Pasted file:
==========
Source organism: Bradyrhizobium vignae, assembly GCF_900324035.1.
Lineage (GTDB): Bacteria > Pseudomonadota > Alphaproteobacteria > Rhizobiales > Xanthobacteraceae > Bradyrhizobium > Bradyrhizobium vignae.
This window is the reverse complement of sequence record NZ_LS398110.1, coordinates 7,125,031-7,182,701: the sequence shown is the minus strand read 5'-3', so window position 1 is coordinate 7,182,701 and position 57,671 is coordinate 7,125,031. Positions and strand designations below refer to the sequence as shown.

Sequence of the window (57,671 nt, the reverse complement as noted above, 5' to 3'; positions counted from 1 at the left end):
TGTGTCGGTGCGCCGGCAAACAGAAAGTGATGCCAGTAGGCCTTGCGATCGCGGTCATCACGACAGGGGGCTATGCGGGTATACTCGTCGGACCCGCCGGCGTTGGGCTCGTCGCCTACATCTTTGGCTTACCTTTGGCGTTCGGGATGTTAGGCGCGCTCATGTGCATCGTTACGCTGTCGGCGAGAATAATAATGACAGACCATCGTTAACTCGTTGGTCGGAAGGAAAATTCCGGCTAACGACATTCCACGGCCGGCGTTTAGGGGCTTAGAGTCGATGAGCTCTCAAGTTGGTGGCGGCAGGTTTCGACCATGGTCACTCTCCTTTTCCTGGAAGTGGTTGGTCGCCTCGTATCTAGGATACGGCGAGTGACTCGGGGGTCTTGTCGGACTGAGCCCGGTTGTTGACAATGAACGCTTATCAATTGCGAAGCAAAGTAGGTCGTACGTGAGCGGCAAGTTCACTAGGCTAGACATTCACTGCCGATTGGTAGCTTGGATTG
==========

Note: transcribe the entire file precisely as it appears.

Source organism: Bradyrhizobium vignae, assembly GCF_900324035.1.
Lineage (GTDB): Bacteria > Pseudomonadota > Alphaproteobacteria > Rhizobiales > Xanthobacteraceae > Bradyrhizobium > Bradyrhizobium vignae.
This window is the reverse complement of sequence record NZ_LS398110.1, coordinates 7,125,031-7,182,701: the sequence shown is the minus strand read 5'-3', so window position 1 is coordinate 7,182,701 and position 57,671 is coordinate 7,125,031. Positions and strand designations below refer to the sequence as shown.

Sequence of the window (57,671 nt, the reverse complement as noted above, 5' to 3'; positions counted from 1 at the left end):
TGTGTCGGTGCGCCGGCAAACAGAAAGTGATGCCAGTAGGCCTTGCGATCGCGGTCATCACGACAGGGGGCTATGCGGGTATACTCGTCGGACCCGCCGGCGTTGGGCTCGTCGCCTACATCTTTGGCTTACCTTTGGCGTTCGGGATGTTAGGCGCGCTCATGTGCATCGTTACGCTGTCGGCGAGAATAATAATGACAGACCATCGTTAACTCGTTGGTCGGAAGGAAAATTCCGGCTAACGACATTCCACGGCCGGCGTTTAGGGGCTTAGAGTCGATGAGCTCTCAAGTTGGTGGCGGCAGGTTTCGACCATGGTCACTCTCCTTTTCCTGGAAGTGGTTGGTCGCCTCGTATCTAGGATACGGCGAGTGACTCGGGGGTCTTGTCGGACTGAGCCCGGTTGTTGACAATGAACGCTTATCAATTGCGAAGCAAAGTAGGTCGTACGTGAGCGGCAAGTTCACTAGGCTAGACATTCACTGCCGATTGGTAGCTTGGATTG